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Informed Patriotism from http://retakeournation.blogspot.com/

Discussion in 'U.S. Politics' started by retakeournation, Mar 21, 2009.

  1. retakeournation

    retakeournation Member

    Mar 15, 2009
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    Informed Patriotism

    I believe the children are our future. Teach them well and let them lead the way. Profound words of wisdom from Whitney Houston. The R.O.N. project has begun and now it’s time to take steps to Re-Take Our Nation. Step one? Informed patriotism.

    On January 11th, 1989 Ronald Reagan gave his farewell address to the nation. I think it’s so unique that the address was called a “farewell” address. If I asked you to define a farewell address I presume you would say it was his “goodbye” address. But when you read the address or listen to it, it isn’t so much a “goodbye” address but more of a “Fair Well” address. The speech noted many of the administrations successes, but it also outlined the work that still needed addressing.

    Many great quotes from “The Gipper” have made it on to plaques, posters, t-shirts and etc. I ask you to perhaps re-read or read for the first time what I believe to be the most important words any American President has ever spoken:

    “Finally, there is a great tradition of warnings in presidential farewells, and I've got one that's been on my mind for some time. But oddly enough it starts with one of the things I'm proudest of in the past eight years: the resurgence of national pride that I called the new patriotism. This national feeling is good, but it won't count for much, and it won't last unless it's grounded in thoughtfulness and knowledge.

    An informed patriotism is what we want. And are we doing a good enough job teaching our children what America is and what she represents in the long history of the world? Those of us who are over 35 or so years of age grew up in a different America. We were taught, very directly, what it means to be an American. And we absorbed, almost in the air, a love of country and an appreciation of its institutions. If you didn't get these things from your family, you got them from the neighborhood, from the father down the street who fought in Korea or the family who lost someone at Anzio. Or you could get a sense of patriotism from school. And if all else failed, you could get a sense of patriotism from popular culture. The movies celebrated democratic values and implicitly reinforced the idea that America was special. TV was like that, too, through the mid-'60s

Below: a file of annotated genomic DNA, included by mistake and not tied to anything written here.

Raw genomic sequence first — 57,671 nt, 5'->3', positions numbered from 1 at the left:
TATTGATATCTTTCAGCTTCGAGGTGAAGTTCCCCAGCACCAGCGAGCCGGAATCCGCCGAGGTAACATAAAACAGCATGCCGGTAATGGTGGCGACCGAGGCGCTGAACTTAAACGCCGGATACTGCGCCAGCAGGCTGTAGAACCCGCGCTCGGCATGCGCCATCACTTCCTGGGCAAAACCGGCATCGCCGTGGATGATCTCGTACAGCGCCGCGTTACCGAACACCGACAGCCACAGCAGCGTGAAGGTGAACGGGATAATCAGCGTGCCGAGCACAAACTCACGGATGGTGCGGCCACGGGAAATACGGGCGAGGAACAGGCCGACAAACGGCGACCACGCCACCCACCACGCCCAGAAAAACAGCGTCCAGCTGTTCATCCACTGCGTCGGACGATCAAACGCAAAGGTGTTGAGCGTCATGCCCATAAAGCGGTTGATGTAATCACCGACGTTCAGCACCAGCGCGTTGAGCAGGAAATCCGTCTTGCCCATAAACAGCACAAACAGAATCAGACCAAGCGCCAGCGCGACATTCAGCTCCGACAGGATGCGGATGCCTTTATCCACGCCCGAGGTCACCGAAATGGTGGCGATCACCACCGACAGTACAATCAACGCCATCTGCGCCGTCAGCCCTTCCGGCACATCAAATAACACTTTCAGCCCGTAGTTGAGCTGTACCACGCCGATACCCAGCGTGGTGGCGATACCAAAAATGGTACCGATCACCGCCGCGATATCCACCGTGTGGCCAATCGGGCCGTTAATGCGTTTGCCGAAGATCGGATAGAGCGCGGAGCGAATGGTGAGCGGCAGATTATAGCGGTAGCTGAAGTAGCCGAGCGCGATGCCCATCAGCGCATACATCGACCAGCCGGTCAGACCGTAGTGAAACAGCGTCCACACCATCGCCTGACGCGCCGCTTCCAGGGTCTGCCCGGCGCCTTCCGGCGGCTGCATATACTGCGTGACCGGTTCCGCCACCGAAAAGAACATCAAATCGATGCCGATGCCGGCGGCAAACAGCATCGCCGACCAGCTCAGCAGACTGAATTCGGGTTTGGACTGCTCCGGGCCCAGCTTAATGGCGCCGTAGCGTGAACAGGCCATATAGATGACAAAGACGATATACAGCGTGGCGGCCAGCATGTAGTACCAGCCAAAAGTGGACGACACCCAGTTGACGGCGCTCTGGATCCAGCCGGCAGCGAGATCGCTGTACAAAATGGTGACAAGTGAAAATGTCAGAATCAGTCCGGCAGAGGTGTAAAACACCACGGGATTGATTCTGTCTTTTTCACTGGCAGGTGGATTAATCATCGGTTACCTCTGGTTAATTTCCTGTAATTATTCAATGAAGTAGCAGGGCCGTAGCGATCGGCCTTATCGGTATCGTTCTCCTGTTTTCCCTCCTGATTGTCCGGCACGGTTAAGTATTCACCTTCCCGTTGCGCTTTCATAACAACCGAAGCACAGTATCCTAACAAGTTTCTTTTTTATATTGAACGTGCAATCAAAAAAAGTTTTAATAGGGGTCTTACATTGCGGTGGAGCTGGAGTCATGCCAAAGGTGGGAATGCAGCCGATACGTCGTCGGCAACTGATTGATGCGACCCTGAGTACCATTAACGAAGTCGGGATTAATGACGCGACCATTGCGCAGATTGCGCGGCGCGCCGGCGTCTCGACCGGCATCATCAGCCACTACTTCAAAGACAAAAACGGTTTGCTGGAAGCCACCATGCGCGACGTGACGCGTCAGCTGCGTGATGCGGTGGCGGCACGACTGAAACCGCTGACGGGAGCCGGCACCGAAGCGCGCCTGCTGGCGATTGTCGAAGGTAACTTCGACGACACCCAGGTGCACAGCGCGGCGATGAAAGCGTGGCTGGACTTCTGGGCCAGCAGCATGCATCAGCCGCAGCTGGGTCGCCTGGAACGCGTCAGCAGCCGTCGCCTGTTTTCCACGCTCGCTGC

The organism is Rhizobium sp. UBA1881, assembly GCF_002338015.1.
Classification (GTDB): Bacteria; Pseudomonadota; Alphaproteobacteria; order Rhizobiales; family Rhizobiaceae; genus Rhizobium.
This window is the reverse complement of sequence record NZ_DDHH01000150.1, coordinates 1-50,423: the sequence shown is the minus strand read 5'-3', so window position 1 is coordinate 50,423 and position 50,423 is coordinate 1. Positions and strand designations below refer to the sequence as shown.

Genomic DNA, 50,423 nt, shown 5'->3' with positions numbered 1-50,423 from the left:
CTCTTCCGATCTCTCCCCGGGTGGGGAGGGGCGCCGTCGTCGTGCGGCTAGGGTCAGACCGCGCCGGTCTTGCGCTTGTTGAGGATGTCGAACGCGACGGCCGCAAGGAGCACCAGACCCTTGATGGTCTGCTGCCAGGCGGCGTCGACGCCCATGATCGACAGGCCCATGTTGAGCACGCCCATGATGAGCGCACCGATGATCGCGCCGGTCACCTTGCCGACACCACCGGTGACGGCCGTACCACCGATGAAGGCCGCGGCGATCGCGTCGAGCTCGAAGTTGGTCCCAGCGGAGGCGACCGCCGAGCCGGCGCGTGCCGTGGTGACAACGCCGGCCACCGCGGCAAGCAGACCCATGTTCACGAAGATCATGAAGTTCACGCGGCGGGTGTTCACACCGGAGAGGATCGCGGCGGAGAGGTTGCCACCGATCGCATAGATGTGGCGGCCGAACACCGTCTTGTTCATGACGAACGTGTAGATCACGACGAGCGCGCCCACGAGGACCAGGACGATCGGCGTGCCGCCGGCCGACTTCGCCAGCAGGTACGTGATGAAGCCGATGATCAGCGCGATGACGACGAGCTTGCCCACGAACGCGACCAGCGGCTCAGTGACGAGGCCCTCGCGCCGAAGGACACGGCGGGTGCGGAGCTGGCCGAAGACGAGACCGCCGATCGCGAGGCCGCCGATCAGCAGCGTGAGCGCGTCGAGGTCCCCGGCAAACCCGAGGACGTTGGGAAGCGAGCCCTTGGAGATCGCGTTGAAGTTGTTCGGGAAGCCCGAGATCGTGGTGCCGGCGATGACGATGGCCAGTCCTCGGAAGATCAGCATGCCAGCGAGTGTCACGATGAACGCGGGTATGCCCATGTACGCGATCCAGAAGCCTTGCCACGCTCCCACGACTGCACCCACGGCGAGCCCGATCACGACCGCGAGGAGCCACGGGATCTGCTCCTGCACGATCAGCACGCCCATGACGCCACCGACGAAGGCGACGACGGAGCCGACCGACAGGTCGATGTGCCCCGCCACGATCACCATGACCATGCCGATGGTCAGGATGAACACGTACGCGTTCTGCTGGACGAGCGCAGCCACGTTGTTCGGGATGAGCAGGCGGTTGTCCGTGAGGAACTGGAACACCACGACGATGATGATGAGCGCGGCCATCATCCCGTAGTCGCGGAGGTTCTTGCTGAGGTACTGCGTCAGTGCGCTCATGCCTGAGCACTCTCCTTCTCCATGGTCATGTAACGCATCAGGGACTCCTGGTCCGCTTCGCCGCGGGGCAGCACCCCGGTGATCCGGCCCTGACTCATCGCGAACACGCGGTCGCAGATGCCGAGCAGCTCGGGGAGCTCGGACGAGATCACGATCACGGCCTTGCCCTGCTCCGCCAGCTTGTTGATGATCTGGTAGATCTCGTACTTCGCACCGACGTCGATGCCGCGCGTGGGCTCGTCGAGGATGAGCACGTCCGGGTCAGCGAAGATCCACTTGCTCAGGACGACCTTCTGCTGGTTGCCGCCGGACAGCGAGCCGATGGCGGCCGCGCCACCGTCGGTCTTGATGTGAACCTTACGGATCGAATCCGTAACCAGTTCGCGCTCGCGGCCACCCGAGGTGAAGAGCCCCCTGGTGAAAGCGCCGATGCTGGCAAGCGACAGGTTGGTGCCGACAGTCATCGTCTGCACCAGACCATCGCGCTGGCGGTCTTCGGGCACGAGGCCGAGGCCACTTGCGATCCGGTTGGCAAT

But now, we're about to enter the '90s, and some things have changed. Younger parents aren't sure that an unambivalent appreciation of America is the right thing to teach modern children. And as for those who create the popular culture, well-grounded patriotism is no longer the style. Our spirit is back, but we haven't reinstitutionalized it. We've got to do a better job of getting across that America is freedom--freedom of speech, freedom of religion, freedom of enterprise. And freedom is special and rare. It's fragile; it needs protection.

    So, we've got to teach history based not on what's in fashion but what's important: Why the Pilgrims came here, who Jimmy Doolittle was, and what those 30 seconds over Tokyo meant.”

    It can be summed up today with just four of the sentences… “This national feeling is good, but it won't count for much, and it won't last unless it's grounded in thoughtfulness and knowledge. We've got to do a better job of getting across that America is freedom--freedom of speech, freedom of religion, freedom of enterprise. And freedom is special and rare. It's fragile; it needs protection.